The rich have the means to realize their whims and the effrontery to avow their desires.  Sex, travel gambling and intrigue are their sports, while itineraries and adulteries provide them with conversation, just as loyalty to the clan, devotion to fashion and the display of perfect manners constitute their virtues.  Above all, jet-setters love a good story.  Too bad Capote didn’t stay sober long enough to betray his friends more thoroughly.

Another personal favorite of mine is “The Strange Charms of John Cheever.”  In it,  Mr. White argues that it was Mr. Cheever’s sobriety and his acceptance of his homosexuality that lay at the root of his claim to literary greatness. On Falconer he writes:

What was remarkable was that Cheever had the sobriety to think through a novel and sustain its unified design.  No longer were his pages inspired riffs held together with paper clips and chewing gum; now he’d turned out a shapely novel.  Moreover there was a calm wisdom in this Falconer his masterpiece, and in it he had quietly come to terms with his homosexuality.

Mr. White is as comfortable writing about visual artists as he is about writers.  Indeed some of his best writing can be found in his essays on Auguste Rodin and David Hockney. But in his Robert Mapplethorpe profile he really opens up. He begins by describing Mr. Mapplethorpe–who he knew personally in the late seventies and early eighties.  “Mapplethorpe…imposed his personal visual style on every element of his environment, from his simple, sturdy, virile Stickley furniture to his collections of glass and pottery to his own clothes, his saturnine leathers…  rather supple, form-fitting Dutch black leathers elegantly seamed in blue.” And then Mr. White takes great pains to describe the historical context of Mr. Mapplethorpe’s work:

The exact historical and cultural moment of the late 1970’s in gay New York is hard to recreate partly because it was overshadowed after 1981 by the dark and ever growing anxiety generated by AIDS, which not only cast a pall over an earlier exuberance but also changed values so radically that one can scarcely understand that vanished era.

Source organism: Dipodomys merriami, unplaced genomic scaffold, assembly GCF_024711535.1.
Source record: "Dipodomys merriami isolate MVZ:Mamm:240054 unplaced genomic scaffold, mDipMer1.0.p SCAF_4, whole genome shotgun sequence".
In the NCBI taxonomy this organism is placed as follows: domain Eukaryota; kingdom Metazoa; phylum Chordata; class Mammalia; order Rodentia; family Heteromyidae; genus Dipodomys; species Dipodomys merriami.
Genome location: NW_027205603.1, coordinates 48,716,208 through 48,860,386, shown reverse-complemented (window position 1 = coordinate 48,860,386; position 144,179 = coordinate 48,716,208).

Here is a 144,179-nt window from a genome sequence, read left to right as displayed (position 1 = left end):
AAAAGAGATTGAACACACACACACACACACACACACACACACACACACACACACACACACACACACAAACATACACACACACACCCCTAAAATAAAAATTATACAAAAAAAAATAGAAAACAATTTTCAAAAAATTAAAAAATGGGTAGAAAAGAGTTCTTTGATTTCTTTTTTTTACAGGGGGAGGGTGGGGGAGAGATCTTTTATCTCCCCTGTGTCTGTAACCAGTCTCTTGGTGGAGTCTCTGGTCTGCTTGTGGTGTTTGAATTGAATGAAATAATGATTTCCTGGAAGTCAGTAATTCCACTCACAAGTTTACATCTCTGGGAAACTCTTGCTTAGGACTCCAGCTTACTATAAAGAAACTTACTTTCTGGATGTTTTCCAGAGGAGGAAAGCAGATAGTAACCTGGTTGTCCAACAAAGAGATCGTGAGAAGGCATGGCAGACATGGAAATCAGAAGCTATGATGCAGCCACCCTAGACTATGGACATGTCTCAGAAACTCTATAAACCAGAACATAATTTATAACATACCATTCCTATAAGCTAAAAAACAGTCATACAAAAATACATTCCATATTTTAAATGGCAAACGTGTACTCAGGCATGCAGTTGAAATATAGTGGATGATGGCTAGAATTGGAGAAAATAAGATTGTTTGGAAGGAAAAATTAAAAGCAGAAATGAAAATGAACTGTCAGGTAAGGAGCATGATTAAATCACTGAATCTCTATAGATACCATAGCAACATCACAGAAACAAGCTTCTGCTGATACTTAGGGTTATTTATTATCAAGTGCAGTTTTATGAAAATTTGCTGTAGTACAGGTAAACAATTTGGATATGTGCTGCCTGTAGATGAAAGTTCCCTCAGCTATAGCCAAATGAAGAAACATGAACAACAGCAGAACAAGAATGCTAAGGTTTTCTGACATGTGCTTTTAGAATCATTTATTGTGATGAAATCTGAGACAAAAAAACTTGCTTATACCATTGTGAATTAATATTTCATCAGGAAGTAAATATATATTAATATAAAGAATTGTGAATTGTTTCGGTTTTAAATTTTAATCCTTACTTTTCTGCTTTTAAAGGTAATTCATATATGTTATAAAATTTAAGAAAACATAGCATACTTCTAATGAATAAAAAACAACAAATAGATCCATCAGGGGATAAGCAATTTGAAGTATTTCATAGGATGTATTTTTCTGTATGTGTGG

Mr. White spends much of this essay defending Robert Mapplethorpe’s work.  Mr. Mapplethorpe’s photographs have been attacked from so many angles–left right and in between–that Mr. White’s responses to them can be dizzying.  I’ve never been a huge fan of Robert Mapplethorpe’s work, but reading the various attacks on him, it occurred to me that they all have one thing in common:  sex.  And this is where the historical context comes in.  Because while there was once a time when sexuality was celebrated in our culture, that time has passed.  As Mr. White puts it:  “Today…gay assimilationists play down the troubling question of sexuality altogether.”  All the more reason for this queer reader to give Robert Mapplethorpe’s photographs another look.

In all there are twenty-one profiles in this book.  They include E.M. Forster, Tennessee Williams, James Merrill, Vladimir Nabokov, Marcel Proust and Henry James.  The Paul Bowles profile, “The Desert of Solitude,” is particularly interesting, because Mr. White contrasts the plot of The Sheltering Sky with a remarkably similar trip he took with a friend who was dying of AIDS.

Sacred Monsters is another magnificent achievement from one of America’s great authors.  I strongly recommend this book.

Edmund White’s Sacred Monsters is published by Magnus Books.